LOVE ‘The Devils’ and ‘Music Lovers’ but I’ve at least enjoyed everything I’ve seen by him so far. I’d be very happy if Criterion released some of his work.
Oh, wow, Mike. I just spotted this:
>>From what i’ve seen of Lady Chatterly it seems like it is clearly Russell, just in the restrained mode he seems to favor with all his D.H. Lawrence adaptations. I know most people believe Women in Love to be restrained because it is an early work but it is actually more serene than much of his BBC output or Billion Dollar brain for that matter so I think the lack of outrageous touches in Chatterly may have more to do with the way he approaches Lawrence than with a loss of passion. <<
You could be right. I have yet to see THE RAINBOW, another Lawrence adaptation. And yes, his BBC artist bios were pretty wild.
>>Just managed to finally see The Devils (1971 – in a poor copy) and now know why it is highly tauted by Russell’s admirers. … The possession/orgy scene is tame by today’s standards <<
Did your bootleg have the Rape of Christ sequence worked in or added as an extra?
Yes, it needs a re-release … or the Criterion treatment … or something so that those who didn’t get to see it during it’s original release (as I did) or during the time WB allowed it to be available can discover it. Keeping it prisoner is shameful.
>>Forget Ken Russell, when will KURT Russell get recognized?<<
Oh, everyone recognizes Kurt. Makes it so difficult for the 2 of us to sneak off for quiet romantic weekends …
Bob, I think the possession scene was severely cut by our friends at Warner Bros. The full scene might not seem as dated.
SG, I just got the Music Lovers on laserdisc and it was like seeing it for the first time. A tremendous movie and i too long for a Criterion release.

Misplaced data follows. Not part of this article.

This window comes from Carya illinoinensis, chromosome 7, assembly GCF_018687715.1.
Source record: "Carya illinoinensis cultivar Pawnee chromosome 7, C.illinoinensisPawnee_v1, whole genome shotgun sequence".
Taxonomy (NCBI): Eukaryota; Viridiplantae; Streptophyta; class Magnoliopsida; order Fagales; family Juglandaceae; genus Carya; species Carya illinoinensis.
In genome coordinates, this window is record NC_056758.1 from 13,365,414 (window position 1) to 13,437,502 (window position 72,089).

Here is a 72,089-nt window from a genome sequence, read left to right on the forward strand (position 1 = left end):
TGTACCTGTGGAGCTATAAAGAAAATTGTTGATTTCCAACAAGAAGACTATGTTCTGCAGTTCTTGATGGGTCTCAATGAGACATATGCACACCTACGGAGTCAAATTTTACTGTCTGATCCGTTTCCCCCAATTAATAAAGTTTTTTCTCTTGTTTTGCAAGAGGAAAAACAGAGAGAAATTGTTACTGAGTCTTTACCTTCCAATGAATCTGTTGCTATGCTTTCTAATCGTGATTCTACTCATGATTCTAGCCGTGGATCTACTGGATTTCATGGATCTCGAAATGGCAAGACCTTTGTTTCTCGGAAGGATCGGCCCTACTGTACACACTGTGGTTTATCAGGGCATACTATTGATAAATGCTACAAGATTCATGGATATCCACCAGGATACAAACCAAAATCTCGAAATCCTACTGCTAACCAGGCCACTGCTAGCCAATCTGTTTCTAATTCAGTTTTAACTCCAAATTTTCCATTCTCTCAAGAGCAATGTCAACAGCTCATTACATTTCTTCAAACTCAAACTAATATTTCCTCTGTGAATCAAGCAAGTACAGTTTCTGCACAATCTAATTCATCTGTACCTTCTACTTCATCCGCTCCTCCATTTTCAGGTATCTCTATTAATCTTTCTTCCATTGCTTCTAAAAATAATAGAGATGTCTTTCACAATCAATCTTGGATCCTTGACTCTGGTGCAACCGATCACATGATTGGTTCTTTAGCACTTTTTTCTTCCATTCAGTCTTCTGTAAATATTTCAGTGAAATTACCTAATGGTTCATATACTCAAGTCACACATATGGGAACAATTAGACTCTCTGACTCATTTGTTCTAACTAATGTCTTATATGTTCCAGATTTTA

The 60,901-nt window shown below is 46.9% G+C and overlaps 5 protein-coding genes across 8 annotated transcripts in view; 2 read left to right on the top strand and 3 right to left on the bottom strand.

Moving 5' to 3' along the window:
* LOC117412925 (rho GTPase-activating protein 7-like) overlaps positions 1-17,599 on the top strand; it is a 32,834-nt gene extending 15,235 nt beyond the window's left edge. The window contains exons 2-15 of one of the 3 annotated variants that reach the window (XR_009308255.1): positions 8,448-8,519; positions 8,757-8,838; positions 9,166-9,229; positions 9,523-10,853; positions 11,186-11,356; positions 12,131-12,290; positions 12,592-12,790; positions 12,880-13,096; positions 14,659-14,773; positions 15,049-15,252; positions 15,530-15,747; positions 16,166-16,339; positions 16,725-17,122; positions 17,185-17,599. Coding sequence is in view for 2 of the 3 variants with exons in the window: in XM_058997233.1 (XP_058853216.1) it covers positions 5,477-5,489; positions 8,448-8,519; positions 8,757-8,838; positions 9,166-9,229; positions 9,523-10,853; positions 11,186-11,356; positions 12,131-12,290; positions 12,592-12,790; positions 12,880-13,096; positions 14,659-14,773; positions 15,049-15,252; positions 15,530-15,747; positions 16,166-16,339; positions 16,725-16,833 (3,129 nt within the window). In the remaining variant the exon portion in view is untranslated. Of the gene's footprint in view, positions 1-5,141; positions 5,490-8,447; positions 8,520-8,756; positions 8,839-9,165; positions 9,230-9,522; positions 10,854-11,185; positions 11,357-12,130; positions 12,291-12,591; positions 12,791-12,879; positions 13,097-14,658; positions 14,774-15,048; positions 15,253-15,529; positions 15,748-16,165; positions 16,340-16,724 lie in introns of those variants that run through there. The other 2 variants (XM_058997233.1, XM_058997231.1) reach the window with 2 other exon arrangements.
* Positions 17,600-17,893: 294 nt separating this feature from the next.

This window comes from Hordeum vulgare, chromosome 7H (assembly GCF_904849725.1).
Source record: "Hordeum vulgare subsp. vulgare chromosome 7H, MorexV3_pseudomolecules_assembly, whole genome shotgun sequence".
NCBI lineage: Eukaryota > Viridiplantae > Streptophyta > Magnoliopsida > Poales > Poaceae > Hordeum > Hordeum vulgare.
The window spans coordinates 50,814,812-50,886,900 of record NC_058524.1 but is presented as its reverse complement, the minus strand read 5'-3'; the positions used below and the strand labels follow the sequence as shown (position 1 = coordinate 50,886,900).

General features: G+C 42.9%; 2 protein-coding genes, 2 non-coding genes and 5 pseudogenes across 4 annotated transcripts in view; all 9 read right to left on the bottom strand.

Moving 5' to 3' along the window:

Harry, I think the Rainbow is still available in a Region 2 edition.
Well I think Ken Russell is definitely one of the best directors, up there with Welles, Mizoguchi, Bergamn, and hundreds of others. He just doesn’t seem to be in fashion nowadays – maybe becaue not many of his films are available on DVD, and he hasn’t had much critical exposue over the past 20 years.
Kurt Russell is a genius. I think that’s recognized by most people who enjoy his films.
PS: Just saw some comments on his excesses. Well, it’s obviously a matter of taste. I’d take “The Devils” anyday over more established classics like Kane, Taxi Driver, Wild Strawberries, or hundreds of others.
Good point. Before any company takes a chance on reissuing his works there would need to be a major critical reevaluation of them. I have never seen some critics, such as Jonathan Rosenbaum, even mention him once! I see his influence everywhere but no one is crediting the source.
The Devils really needs to get the Criterion treatment sometime.
For those out there with access to Netflix, The Music Lovers is now streaming there.
I’m assuming you think it’s worth watching. I don’t think I’ve seen a film by Russell.
I’d rather recognize Theresa Russell….
I’m not sure it’s your cup of tea stylistically speaking, but it’s an interesting movie, and one that I think still has never been made available on DVD, so it’s not been easily to see.
Awesome. Awesome info Matt. I love it when stuff that’s never been on DVD makes it to Netflix streaming.
Just finally saw ALTERED STATES a few months ago, and I must say, this guy’s stuff is amazing. Can’t wait till—someday—THE DEVILS gets a proper release so I don’t have to satisfy myself by watching clips on youtube. Kicking myself hard for not caring about Russell when Lincoln Center did a retrospective.
That said, anyone have a recommendation for somewhere to buy THE DEVILS, even in bootleg form? Is the version that pops up on Amazon sometimes decent?
Ken Russell had two great periods of work. The first was for telvision where he made “Dante’s Inferno,” “Isadora: The Biggest Dancer in the World,” “Song of Summer” and other delights culminating in the now-bamned “Dance of the Seven Veils.”